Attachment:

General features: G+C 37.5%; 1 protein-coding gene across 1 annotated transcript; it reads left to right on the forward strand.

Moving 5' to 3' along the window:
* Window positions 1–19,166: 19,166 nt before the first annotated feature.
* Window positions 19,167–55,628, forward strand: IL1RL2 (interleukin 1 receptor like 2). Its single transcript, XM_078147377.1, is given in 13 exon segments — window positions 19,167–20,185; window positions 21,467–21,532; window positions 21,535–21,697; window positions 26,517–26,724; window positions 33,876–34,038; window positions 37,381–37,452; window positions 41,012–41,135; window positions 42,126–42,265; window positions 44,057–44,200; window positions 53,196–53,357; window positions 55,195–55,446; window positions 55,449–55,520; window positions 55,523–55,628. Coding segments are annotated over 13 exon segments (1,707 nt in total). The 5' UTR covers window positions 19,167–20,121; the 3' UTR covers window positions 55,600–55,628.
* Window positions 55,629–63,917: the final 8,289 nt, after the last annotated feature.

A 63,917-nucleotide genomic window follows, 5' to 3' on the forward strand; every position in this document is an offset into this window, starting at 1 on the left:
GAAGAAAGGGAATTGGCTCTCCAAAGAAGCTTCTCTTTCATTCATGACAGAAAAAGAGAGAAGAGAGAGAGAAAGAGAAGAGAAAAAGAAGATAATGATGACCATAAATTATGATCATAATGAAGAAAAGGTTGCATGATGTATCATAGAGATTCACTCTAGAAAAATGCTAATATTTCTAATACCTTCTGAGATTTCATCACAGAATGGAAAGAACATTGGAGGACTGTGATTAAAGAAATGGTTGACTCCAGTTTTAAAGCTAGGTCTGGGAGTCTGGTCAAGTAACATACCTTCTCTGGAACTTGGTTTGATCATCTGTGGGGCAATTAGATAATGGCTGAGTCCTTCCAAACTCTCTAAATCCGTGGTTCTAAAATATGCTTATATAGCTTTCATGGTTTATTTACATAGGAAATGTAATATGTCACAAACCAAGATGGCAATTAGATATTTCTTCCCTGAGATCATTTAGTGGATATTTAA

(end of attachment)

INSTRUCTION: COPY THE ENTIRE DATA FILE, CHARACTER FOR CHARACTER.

General features: G+C 37.5%; 1 protein-coding gene across 1 annotated transcript; it reads left to right on the forward strand.

Moving 5' to 3' along the window:
* Window positions 1–19,166: 19,166 nt before the first annotated feature.
* Window positions 19,167–55,628, forward strand: IL1RL2 (interleukin 1 receptor like 2). Its single transcript, XM_078147377.1, is given in 13 exon segments — window positions 19,167–20,185; window positions 21,467–21,532; window positions 21,535–21,697; window positions 26,517–26,724; window positions 33,876–34,038; window positions 37,381–37,452; window positions 41,012–41,135; window positions 42,126–42,265; window positions 44,057–44,200; window positions 53,196–53,357; window positions 55,195–55,446; window positions 55,449–55,520; window positions 55,523–55,628. Coding segments are annotated over 13 exon segments (1,707 nt in total). The 5' UTR covers window positions 19,167–20,121; the 3' UTR covers window positions 55,600–55,628.
* Window positions 55,629–63,917: the final 8,289 nt, after the last annotated feature.

A 63,917-nucleotide genomic window follows, 5' to 3' on the forward strand; every position in this document is an offset into this window, starting at 1 on the left:
GAAGAAAGGGAATTGGCTCTCCAAAGAAGCTTCTCTTTCATTCATGACAGAAAAAGAGAGAAGAGAGAGAGAAAGAGAAGAGAAAAAGAAGATAATGATGACCATAAATTATGATCATAATGAAGAAAAGGTTGCATGATGTATCATAGAGATTCACTCTAGAAAAATGCTAATATTTCTAATACCTTCTGAGATTTCATCACAGAATGGAAAGAACATTGGAGGACTGTGATTAAAGAAATGGTTGACTCCAGTTTTAAAGCTAGGTCTGGGAGTCTGGTCAAGTAACATACCTTCTCTGGAACTTGGTTTGATCATCTGTGGGGCAATTAGATAATGGCTGAGTCCTTCCAAACTCTCTAAATCCGTGGTTCTAAAATATGCTTATATAGCTTTCATGGTTTATTTACATAGGAAATGTAATATGTCACAAACCAAGATGGCAATTAGATATTTCTTCCCTGAGATCATTTAGTGGATATTTAA